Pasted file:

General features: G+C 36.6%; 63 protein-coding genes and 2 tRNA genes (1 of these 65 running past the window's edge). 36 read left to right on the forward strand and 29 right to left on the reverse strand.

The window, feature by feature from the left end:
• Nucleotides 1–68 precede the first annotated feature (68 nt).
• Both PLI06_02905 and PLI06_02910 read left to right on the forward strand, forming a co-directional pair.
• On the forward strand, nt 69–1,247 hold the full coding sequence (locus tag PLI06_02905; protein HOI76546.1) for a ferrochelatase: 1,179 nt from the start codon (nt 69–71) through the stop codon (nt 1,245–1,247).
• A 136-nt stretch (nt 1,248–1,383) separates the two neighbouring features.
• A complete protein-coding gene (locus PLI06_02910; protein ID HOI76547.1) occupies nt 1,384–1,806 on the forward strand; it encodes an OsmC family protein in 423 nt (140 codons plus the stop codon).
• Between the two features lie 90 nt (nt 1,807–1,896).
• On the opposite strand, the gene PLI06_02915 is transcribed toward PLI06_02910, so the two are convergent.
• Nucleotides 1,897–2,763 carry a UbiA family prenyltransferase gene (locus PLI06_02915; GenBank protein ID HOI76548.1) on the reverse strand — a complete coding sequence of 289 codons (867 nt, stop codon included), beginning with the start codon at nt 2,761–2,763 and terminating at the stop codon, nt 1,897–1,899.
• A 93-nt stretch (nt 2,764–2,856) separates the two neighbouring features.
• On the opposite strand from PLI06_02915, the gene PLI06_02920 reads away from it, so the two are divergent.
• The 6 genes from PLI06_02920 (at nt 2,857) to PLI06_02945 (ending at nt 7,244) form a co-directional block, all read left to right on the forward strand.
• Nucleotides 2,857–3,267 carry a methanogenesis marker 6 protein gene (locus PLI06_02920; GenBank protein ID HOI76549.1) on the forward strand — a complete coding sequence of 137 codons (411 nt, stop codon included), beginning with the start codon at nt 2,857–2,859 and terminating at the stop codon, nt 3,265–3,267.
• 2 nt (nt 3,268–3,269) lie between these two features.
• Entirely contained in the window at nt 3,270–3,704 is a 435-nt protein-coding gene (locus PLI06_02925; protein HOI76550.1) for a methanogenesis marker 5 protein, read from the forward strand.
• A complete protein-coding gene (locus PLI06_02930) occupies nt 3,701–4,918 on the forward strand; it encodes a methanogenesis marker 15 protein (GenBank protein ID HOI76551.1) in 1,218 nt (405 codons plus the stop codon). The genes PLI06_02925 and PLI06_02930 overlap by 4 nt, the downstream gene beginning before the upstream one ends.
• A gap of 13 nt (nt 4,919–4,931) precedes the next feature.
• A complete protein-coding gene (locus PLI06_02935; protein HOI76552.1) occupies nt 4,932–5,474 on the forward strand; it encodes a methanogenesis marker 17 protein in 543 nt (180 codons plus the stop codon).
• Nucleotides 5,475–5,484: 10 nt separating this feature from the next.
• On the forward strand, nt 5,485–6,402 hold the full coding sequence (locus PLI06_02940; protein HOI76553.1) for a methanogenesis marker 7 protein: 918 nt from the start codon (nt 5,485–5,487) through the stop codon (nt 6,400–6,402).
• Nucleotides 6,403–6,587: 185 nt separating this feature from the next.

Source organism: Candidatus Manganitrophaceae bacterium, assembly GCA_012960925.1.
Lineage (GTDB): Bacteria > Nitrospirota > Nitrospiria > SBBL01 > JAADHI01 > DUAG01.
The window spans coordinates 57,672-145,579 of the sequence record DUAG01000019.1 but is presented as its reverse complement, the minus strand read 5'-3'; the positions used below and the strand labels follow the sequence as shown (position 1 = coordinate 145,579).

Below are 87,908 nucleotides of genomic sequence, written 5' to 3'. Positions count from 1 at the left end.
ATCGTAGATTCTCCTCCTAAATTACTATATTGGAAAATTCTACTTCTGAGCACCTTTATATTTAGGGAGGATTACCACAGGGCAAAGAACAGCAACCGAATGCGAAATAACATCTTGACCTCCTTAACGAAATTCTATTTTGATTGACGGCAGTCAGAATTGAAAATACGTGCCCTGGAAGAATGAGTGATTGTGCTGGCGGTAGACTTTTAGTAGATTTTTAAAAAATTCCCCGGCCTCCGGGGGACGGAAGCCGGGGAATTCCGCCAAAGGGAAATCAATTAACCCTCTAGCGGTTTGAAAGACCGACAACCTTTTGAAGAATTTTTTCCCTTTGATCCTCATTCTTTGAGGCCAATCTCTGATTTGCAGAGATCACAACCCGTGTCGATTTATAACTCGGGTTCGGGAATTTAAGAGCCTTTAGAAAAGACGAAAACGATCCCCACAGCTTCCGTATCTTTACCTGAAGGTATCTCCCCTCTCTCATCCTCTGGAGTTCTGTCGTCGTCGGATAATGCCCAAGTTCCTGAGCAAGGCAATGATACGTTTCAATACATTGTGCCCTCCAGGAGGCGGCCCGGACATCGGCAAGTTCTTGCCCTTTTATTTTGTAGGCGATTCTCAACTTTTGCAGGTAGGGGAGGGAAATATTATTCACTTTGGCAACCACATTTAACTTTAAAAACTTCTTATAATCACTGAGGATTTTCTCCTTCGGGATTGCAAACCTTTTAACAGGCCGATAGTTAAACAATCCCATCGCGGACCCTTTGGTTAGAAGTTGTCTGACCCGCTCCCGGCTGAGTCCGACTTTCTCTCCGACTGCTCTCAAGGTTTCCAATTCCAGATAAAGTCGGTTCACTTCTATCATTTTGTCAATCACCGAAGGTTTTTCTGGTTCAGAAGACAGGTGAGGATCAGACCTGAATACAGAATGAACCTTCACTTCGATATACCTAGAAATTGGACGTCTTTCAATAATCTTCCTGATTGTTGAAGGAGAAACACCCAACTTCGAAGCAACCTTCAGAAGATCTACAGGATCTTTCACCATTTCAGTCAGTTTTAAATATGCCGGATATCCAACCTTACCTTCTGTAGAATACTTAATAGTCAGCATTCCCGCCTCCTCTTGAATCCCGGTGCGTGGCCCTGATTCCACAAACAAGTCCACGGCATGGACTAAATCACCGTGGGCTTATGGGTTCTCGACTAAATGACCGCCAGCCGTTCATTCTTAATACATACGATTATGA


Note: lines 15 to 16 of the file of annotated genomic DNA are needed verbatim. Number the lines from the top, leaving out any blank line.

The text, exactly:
• 2 nt (nt 3,268–3,269) lie between these two features.
• Entirely contained in the window at nt 3,270–3,704 is a 435-nt protein-coding gene (locus PLI06_02925; protein HOI76550.1) for a methanogenesis marker 5 protein, read from the forward strand.